Cable friction and tension problem

In summary, the conversation discusses the equal tensions labeled by T in picture 2 and why they are equal. The participants also question whether the tensions should only exert torque and if they are applied at the center of mass of the pulley. The response clarifies that the nature of strings and cable requires the tensions to be equal and that the torque on the pulley cancels out. Additionally, it is mentioned that the equal tensions are a result of the same cable and no friction in the system.
  • #1
Zeno's Paradox
17
0
Read please example 2 of http://cnx.org/content/m14060/latest/ .

P1
fap6.gif


P2
fap7.gif


On picture 2 there are those two tension labeled by T which are equal. Why equal?

And shouldn't they exert just torque? I know we are considering the pulley to be massless, so no torques. So is it correct to consider those two tensions applied at the center of mass of the pulley?

Thanks in advance for your clarification. :smile:
 
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  • #2
The cable has to have the same T, because that is the nature of strings and cable. It is irrelevant where you applie them. The magnitude and direction matter. There is torque on the pulley, but they cancel out.
 
  • #3
That is because thay are the same cable and there is supposedly nor friction in the system. You might, for an instant initially get tension which is different from the other but you can imagine that the tension is 'transferred' along the cable until they are equal.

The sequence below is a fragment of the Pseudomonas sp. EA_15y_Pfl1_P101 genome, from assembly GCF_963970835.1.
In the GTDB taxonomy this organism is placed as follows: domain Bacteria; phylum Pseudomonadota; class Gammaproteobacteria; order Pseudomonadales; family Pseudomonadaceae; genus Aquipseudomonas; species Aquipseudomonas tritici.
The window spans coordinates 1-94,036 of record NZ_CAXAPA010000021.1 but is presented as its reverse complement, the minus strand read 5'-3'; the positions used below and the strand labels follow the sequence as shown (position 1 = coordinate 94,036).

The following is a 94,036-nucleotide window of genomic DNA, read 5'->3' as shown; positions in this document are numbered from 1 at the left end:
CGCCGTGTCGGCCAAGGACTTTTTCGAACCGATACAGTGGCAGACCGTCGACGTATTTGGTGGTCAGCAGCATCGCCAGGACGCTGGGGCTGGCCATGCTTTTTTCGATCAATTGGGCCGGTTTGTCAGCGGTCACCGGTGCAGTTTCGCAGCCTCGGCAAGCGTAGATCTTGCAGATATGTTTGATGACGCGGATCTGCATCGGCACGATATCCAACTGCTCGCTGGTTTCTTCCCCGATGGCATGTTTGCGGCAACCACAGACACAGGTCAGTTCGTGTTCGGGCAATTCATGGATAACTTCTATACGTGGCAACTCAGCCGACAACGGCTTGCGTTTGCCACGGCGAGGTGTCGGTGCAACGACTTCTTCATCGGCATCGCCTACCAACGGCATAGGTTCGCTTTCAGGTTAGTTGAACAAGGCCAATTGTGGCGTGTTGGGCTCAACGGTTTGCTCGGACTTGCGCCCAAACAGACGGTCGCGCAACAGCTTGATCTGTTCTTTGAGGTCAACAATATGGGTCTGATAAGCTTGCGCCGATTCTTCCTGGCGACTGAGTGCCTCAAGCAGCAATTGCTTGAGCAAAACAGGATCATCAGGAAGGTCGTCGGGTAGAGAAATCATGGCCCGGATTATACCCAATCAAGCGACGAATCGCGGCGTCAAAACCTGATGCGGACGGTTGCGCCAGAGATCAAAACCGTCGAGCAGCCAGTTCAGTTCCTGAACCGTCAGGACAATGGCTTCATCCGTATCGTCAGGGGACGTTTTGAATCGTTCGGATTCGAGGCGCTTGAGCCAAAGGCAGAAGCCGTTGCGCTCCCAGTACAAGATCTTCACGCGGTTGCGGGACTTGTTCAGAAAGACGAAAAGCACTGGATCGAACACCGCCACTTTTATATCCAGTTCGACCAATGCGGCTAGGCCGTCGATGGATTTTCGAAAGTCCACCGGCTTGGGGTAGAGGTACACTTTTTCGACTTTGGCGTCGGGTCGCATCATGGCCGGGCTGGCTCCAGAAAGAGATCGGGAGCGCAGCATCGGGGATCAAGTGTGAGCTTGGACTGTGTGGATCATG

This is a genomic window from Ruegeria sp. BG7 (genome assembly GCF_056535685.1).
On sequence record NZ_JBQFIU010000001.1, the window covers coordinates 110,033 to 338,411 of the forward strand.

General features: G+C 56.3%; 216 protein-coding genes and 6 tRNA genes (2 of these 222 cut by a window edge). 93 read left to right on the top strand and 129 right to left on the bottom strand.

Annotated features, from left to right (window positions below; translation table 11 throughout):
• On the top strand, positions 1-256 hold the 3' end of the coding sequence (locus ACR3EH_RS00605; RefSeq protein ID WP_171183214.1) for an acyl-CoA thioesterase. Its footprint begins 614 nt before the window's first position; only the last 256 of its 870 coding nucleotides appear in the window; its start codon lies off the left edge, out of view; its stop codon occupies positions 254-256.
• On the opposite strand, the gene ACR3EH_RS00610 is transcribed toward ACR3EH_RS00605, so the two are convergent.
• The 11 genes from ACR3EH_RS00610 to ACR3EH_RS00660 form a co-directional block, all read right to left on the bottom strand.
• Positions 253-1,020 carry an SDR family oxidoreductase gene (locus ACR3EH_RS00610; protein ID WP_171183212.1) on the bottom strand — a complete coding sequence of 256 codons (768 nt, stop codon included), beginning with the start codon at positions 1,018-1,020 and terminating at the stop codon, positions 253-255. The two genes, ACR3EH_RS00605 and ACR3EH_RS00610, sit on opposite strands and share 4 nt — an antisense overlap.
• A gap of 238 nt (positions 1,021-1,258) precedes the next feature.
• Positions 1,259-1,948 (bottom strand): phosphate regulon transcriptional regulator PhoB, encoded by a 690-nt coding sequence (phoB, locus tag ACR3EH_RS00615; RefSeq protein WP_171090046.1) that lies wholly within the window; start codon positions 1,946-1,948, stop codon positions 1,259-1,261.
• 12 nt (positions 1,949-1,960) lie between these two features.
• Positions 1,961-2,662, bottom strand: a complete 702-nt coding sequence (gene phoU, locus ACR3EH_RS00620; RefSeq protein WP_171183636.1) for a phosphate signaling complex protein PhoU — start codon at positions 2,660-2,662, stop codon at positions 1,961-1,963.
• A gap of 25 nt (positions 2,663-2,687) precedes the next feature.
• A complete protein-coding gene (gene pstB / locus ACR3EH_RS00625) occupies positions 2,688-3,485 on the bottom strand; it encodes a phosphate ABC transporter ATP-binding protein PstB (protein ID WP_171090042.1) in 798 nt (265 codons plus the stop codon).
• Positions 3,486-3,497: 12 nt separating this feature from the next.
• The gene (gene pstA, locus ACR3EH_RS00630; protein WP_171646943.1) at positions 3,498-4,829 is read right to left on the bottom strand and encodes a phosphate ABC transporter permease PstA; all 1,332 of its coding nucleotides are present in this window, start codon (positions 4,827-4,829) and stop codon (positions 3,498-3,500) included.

Related to Cable friction and tension problem

1. What is cable friction?

Cable friction is the resistance that occurs when a cable or rope is pulled through a surface, such as a pulley or a support structure.

2. How does cable friction affect tension?

Cable friction can decrease the tension in a cable by absorbing some of the force being applied to it. This can lead to a decrease in the overall strength and stability of the cable system.

3. What factors can contribute to cable friction?

Several factors can contribute to cable friction, including the material and surface of the cable and the surface it is being pulled through, the angle at which the cable is pulled, and the weight and speed of the load being supported by the cable.

4. How can cable friction be minimized?

Cable friction can be minimized by using lubrication on the surfaces where the cable is pulled through, reducing the angle at which the cable is pulled, and using materials with low coefficients of friction for the cable and the surfaces it interacts with.

5. What are some common solutions to cable friction and tension problems?

Some common solutions to cable friction and tension problems include using multiple cables or pulley systems to distribute the load, using counterweights to reduce tension, and using specialized materials or designs to reduce friction and increase the strength of the cable system.

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